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Advocate For The Homeless Hits The Streets Of L.A.

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With approximately 25,000 homeless people on the streets every night, it's no wonder why Los Angeles is sometimes referred to as the 'Homeless Capital of America.'

It's not very flattering, but Gary Antigua, a social worker in L.A., tells us through the Third World America map that there is help and hope for those in need:

I work for an organization called People Assisting The Homeless (PATH), a non-profit that assists the homeless population in the city of L.A. We provide rental assistance as well as rapid re-housing assistance derived from the Homeless Prevention and Rapid Re-housing Program (HPRP) funds allocated from the 2009 stimulus bill.


PATH targets people who are about to be homeless or who just recently became homeless. We help individuals who are still bringing in some income. We place them in an apartment, pay their security deposits, first month's rent, utilities, and a case manager follows them for half a year.

We also provide emergency shelter and have a one-of-a-kind "mall" that provides services such as health care, mental health, substance abuse, employment search and a salon.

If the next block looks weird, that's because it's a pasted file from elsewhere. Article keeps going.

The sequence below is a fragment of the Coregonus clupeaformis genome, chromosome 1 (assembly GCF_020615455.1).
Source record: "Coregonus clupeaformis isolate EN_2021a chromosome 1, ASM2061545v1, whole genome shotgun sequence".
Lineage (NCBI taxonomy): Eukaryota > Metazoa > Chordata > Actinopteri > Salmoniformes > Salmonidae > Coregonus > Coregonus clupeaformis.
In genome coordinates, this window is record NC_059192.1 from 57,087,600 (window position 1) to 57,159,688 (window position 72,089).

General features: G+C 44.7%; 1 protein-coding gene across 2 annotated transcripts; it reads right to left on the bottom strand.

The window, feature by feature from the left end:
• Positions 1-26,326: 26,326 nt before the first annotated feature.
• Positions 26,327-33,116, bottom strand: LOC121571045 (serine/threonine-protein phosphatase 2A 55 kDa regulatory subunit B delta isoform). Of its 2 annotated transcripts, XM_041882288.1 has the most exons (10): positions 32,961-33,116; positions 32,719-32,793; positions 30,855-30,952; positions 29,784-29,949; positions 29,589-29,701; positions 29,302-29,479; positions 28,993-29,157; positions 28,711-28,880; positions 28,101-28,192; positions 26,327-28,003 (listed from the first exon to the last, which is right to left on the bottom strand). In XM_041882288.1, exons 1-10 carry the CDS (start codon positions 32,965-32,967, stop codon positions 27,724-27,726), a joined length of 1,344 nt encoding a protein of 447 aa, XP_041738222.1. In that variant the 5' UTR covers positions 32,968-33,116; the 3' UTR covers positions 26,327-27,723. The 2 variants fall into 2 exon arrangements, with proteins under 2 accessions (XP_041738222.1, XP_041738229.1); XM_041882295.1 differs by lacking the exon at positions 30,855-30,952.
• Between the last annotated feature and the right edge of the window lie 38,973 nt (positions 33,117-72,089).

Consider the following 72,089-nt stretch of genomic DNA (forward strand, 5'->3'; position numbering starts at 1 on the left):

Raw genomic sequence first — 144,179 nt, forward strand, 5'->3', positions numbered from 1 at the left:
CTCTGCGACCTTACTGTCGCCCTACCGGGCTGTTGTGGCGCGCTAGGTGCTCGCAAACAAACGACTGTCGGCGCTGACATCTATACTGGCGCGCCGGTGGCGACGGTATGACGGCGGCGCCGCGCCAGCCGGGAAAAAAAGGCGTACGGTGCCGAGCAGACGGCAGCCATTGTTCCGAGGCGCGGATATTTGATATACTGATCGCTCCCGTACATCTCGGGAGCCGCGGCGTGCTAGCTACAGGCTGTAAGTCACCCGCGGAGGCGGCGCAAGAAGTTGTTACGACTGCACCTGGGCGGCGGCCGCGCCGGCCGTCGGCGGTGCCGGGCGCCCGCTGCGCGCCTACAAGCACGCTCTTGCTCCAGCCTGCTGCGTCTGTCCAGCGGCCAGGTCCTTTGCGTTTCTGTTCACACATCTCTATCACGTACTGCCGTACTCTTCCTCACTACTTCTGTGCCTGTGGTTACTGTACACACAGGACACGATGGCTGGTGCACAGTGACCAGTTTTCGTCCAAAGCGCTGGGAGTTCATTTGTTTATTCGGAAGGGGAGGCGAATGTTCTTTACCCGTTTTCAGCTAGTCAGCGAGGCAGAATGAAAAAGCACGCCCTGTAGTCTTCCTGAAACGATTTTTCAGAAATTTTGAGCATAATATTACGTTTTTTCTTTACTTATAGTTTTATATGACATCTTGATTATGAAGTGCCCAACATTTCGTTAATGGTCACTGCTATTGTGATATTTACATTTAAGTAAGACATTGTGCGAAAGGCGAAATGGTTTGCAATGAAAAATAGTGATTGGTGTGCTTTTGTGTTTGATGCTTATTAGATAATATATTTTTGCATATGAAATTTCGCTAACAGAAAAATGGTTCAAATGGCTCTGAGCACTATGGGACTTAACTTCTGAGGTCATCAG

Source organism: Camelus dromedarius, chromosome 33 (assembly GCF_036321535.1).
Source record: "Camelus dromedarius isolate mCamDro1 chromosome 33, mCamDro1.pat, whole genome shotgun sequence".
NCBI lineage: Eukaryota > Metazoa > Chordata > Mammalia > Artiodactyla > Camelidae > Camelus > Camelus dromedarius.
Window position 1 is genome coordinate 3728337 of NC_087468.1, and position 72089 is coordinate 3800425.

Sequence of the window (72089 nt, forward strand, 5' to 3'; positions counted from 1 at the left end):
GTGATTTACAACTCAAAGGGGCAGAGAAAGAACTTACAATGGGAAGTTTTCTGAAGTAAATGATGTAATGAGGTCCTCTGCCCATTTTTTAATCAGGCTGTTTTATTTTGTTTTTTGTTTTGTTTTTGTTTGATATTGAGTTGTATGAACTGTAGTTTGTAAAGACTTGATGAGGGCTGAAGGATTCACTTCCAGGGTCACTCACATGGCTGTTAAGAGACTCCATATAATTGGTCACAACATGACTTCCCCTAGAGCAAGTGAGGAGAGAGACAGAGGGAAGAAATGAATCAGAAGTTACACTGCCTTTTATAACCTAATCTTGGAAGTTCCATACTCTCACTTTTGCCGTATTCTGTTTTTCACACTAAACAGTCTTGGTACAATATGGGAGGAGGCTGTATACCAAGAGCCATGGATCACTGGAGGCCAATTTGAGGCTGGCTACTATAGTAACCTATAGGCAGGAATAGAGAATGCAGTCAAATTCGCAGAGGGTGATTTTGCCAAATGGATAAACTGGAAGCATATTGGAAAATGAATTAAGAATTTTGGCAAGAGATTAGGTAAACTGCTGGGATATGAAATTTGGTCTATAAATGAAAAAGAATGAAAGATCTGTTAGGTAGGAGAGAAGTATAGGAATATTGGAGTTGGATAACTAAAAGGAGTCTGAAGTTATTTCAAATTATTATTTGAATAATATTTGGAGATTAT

Every day we meet people that if not for our services, would end up on the street. LA has a lot of homeless people-- a huge chunk of people move out here looking for Hollywood and just get stuck.

I find my job extremely rewarding. You hear so many depressing stories every day it gets depressing in itself, but then to see an individual's face light up when we call them to tell them they've been approved-- man, there's no feeling like it in the world. It's the juice that keeps me going."

Click here to learn more about PATH, and click here to read why Joel John Roberts, the CEO of PATH, thinks the best solutions to homelessness start at the local level.

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